A vast expanse of rock formations, sand dunes, and sagebrush in central and southwest Wyoming, the little-known Red Desert is one of the last undeveloped landscapes in the United States, as well as one of the most endangered. It is a last refuge for many species of wildlife. Sitting atop one of North America's largest untapped reservoirs of natural gas, the Red Desert is a magnet for energy producers who are damaging its complex and fragile ecosystem in a headlong race to open a new domestic source of energy and ...
A vast expanse of rock formations, sand dunes, and sagebrush in central and southwest Wyoming, the little-known Red Desert is one of the last undeveloped landscapes in the United States, as well as one of the most endangered. It is a last refuge for many species of wildlife. Sitting atop one of North America's largest untapped reservoirs of natural gas, the Red Desert is a magnet for energy producers who are damaging its complex and fragile ecosystem in a headlong race to open a new domestic source of energy and reap the profits. To capture and preserve what makes the Red Desert both valuable and scientifically and historically interesting, writer Annie Proulx and photographer Martin Stupich enlisted a team of scientists and scholars to join them in exploring the Red Desert through many disciplines-geology, hydrology, paleontology, ornithology, zoology, entomology, botany, climatology, anthropology, archaeology, sociology, and history. Their essays reveal many fascinating, often previously unknown facts about the Red Desert-everything from the rich pocket habitats that support an amazing diversity of life to engrossing stories of the transcontinental migrations that began in prehistory and continue today on I-80, which bisects the Red Desert. Complemented by Martin Stupich's photo-essay, which portrays both the beauty and the devastation that characterize the region today, Red Desert bears eloquent witness to a unique landscape in its final years as a wild place.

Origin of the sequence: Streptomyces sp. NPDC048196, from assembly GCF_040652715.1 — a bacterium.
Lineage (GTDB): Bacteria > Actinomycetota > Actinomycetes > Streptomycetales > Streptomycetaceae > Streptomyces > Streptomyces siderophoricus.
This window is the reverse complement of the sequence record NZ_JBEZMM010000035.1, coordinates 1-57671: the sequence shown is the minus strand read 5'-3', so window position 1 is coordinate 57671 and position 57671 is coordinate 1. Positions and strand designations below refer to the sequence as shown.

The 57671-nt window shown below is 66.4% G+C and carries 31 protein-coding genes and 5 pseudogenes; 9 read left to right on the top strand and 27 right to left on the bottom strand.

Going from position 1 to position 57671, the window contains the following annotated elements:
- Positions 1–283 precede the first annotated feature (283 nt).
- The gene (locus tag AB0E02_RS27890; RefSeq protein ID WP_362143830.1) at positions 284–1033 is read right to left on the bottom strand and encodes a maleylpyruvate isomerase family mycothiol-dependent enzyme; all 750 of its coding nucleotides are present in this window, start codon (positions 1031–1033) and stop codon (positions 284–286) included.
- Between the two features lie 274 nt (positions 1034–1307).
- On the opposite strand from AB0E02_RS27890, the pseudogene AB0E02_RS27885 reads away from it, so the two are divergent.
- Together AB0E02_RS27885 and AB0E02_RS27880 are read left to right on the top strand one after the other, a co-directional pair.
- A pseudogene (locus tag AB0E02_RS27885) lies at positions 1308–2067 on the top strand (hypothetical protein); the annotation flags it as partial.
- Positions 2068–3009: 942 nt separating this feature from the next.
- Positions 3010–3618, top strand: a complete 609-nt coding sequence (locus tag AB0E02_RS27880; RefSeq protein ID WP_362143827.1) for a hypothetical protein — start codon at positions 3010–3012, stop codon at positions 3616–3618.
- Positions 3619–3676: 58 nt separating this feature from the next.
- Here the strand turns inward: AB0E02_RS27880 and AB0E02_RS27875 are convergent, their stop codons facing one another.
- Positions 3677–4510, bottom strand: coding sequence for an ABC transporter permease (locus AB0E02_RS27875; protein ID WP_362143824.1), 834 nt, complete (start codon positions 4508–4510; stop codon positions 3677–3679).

Annie Proulx lives near the Red Desert. Her novel The Shipping News won the Pulitzer Prize for Fiction in 1994. Proulx’s other works include Brokeback Mountain, Postcards, That Old Ace in the Hole, and Close Range, Wyoming Stories. She is a member of the American Academy of Arts and Letters.
Martin Stupich has made a career of photographing industrial landscapes from the western United States to Vietnam, Japan, and China. His work is included in many permanent collections, including the Center for Creative Photography in Tucson, Arizona, and the National Museum of American Art in Washington, D.C.
Pulitzer Prize winner Annie Proulx did not set out to be a writer. She studied history in school, acquiring both her bachelor's and her master's degrees and abandoning her doctorate only in the face of a pessimistic job market. Something of a free spirit, she married and divorced three times and ended up raising three sons and a daughter single-handedly. She settled in rural Vermont, living in a succession of small towns where she worked as a freelance journalist and spent her free time in the great outdoors, hunting, fishing, and canoeing.
Although she wrote prolifically, most of Proulx's early work was nonfiction. She penned articles on weather, farming, and construction, and contracted for a series of rural "how tos" for magazines like Yankee and Organic Gardening. She also founded the Vershire Behind the Times, a monthly newspaper filled with colorful features and vignettes of small-town Vermont life. All this left little time for fiction, but she averaged a couple of stories a year, nearly all of which were accepted for publication.
Prominent credits in two editions of Best American Short Stories led to the publication in 1988 of Heart Songs and Other Stories, a first collection of Proulx's short fiction. Set in blue-collar New England, these "perfectly pitched stories of mysterious revenges and satisfactions" (the Guardian) received rapturous reviews.